What is your favorite part about being a scientist, and how did you get interested in science? Simple curiosity, wonder, and excitement in the unknown drove my interest in science. I have been interested in science for as long as I can remember (specifically anything involving dinosaurs). I have always been a collector of sorts, and due to that, basically since I could walk, I was always searching the ground or combing the shore for interesting things to take back home. Growing up on the coastal community of the Outer Banks, I would go out to find interesting rocks, bones, shells, and, if I were lucky, fossils all along the beach and take them back to my home to clean them up and organize them accordingly. I was, as many kids are, a “dinosaur kid.” I was absolutely fascinated by them growing up and just never grew out of it. Based on picture evidence, since the time I could develop interests, I was never found without a dinosaur toy (or two or maybe even a whole backpack…) or book in hand everywhere I went. I knew from an early age that I wanted to grow up to become a paleontologist specializing in dinosaurs. This became extra solidified when I saw my first dinosaur mount as a young child at the North Carolina Museum of Natural Sciences. I remember reading all of the plaques and looking at all of the specimens in their dinosaur section with it culminating in the glass dome encasing the Acrocanthosaurus frozen in time and thinking something along the lines of “yeah, this is exactly what I want to do” while looking up at the massive dinosaur in absolute awe. Now being involved with the lab at this same museum, it is a full circle moment for me that I don’t take for granted. 

Honestly, those moments of curiosity and wonderment are some of my favorite parts about being a scientist. Being curious by asking questions about dinosaurs (and paleontology, in general) and answering them (attempting to, at least) through field work, data collecting and analyzing, and research always excites me. We are figuring things out about our incredible planet’s past, and it always astounds me how much we know and, at the same time, how much more there is for us to learn. Filling in those gaps is something that drives me in my research and desire to be a paleontologist. Also, communicating that knowledge to other people is something else I personally enjoy. It is always rewarding to see their curiosity and wonderment grow as you relay information to them about the past in engaging and understandable ways.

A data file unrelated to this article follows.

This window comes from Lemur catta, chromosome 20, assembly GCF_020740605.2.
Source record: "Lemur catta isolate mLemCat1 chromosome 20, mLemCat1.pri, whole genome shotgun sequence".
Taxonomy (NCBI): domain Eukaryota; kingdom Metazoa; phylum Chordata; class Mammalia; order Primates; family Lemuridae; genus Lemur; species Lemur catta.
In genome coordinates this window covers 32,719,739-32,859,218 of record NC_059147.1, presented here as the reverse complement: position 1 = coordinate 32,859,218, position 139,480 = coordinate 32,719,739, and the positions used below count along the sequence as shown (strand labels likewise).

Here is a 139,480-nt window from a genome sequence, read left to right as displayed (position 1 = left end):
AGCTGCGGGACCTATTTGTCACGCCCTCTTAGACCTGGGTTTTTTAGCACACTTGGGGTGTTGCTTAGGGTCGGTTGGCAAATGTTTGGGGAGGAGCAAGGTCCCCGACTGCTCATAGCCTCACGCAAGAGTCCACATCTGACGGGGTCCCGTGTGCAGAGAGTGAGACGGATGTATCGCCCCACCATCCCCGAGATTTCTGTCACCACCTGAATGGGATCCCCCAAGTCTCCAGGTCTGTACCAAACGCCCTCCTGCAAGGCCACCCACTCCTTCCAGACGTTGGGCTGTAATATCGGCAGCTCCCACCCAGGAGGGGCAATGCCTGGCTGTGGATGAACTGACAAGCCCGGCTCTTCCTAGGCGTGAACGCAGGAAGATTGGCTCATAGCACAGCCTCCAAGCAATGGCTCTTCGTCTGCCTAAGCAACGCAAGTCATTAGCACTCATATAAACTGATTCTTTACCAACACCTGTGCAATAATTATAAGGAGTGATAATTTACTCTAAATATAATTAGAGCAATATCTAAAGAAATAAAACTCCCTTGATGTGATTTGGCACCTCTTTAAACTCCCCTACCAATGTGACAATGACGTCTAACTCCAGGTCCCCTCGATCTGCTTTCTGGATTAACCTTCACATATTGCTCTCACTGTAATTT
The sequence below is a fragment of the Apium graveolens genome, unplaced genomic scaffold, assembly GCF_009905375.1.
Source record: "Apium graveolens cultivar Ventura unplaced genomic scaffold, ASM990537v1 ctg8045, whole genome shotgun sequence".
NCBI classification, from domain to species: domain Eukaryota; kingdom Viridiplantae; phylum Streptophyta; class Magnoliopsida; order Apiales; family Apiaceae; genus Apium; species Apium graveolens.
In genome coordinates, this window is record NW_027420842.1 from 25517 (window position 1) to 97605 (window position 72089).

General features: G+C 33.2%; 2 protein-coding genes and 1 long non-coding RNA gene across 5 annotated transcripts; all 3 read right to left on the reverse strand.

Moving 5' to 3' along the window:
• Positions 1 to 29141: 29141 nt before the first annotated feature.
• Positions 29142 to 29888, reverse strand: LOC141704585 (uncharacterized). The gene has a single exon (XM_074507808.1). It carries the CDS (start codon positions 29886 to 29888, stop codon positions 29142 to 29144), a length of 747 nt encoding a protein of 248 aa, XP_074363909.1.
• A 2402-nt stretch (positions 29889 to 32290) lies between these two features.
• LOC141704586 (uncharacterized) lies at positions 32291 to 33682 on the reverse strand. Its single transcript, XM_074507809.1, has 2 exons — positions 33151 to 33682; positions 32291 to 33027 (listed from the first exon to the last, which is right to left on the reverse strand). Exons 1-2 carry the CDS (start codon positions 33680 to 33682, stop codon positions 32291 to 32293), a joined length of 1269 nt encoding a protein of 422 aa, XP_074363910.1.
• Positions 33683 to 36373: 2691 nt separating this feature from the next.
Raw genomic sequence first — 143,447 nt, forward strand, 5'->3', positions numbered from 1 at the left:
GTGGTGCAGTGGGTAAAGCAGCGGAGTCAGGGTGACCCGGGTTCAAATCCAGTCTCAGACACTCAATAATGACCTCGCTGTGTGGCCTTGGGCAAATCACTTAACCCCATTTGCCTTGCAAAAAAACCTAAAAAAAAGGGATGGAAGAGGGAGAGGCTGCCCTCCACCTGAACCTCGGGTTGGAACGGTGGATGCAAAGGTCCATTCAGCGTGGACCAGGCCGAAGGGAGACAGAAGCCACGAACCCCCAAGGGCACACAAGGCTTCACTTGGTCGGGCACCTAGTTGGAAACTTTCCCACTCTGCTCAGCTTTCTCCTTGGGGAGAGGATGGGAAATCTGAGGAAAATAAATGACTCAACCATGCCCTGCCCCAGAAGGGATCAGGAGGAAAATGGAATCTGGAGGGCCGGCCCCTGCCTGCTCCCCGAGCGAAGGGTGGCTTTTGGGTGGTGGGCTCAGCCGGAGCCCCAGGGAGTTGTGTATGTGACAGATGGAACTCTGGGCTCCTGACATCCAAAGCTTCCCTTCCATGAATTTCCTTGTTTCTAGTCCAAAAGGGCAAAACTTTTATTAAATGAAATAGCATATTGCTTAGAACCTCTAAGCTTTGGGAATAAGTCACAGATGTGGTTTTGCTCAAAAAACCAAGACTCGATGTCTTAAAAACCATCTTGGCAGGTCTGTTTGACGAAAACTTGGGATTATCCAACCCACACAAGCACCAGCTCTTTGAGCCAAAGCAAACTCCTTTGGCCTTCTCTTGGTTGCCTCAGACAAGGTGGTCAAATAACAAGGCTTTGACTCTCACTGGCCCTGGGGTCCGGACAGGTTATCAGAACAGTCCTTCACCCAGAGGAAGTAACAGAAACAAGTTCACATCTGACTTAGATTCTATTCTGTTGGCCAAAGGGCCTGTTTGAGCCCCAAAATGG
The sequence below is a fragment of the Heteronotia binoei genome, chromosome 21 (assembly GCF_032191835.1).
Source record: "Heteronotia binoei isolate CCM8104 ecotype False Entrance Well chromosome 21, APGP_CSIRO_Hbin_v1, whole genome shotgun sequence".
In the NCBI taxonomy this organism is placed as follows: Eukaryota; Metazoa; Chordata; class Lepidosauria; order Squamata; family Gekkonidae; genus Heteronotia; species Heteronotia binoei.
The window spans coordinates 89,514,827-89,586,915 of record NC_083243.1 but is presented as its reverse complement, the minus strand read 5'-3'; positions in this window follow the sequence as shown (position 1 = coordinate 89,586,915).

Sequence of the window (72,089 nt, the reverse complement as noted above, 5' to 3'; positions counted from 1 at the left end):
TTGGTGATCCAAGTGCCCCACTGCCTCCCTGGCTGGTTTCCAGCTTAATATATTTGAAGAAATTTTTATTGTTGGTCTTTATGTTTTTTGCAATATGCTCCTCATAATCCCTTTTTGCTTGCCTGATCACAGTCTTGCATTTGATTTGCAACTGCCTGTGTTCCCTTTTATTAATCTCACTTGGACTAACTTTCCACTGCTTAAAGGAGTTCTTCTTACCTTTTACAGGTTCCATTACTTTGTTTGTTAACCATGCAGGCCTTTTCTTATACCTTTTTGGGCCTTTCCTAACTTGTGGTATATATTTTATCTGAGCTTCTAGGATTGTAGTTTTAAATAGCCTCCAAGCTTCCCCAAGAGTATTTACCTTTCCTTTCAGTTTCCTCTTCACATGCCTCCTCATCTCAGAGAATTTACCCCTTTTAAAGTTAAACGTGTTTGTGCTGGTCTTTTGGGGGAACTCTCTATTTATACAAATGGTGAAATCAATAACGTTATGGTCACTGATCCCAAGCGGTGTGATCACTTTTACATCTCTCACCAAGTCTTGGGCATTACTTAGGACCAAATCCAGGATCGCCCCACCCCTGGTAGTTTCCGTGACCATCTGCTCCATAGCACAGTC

Background has blue sky, a tall mountain range. Closer to the foreground is a gravely slab. Adam is in the foreground is Adam in a hat and sunglasses with a smile.
Enjoying a hike in McKittrick Canyon in the Guadalupe Mountains to look for Permian fossils with his classmates (not pictured) on the North Carolina State University’s Geology Fall Break trip.

What advice do you have for up-and-coming scientists? My first piece of advice for up-and-coming scientists would be to get involved in any way you can. Talk to your local museum about internships and volunteer opportunities that you could be a part of. There might even be a possibility to volunteer out in the field with other paleontologists too. This is a good way to figure out what you like and what you do not like. Sometimes, knowing what you don’t like can be just as valuable as knowing what you do like. If you find that you do not like certain aspects of paleontology, don’t get discouraged. For example, I know a few paleontologists who don’t consider themselves “field paleontologists”, and that is perfectly fine because there are other opportunities in this field that do not require them to go out into the field and they are still great scientists. If you find something that you really like, try getting a mentor or advisor that can further help you too. Getting good mentors are one of the best things you can do when you are first starting out. 

Another piece of advice I have is to really dive into the available literature. This could include things like books, papers, articles, among other things. By delving into the literature, you can see what other paleontologist are doing and what sort of issues they are tackling. This can help you better understand the field of paleontology and to develop research questions of your own too. If you find something you are interested in and you want to know more, try reaching out to the authors. This is a good way to virtually network with other scientists in the field and, while it can be intimidating, the worst thing that can happen is that they do not respond. I also want to say to not get discouraged if something does not happen the way you planned or would have liked for it to go. Sometimes there are setbacks to your career plans, but there will always be more opportunities in the future!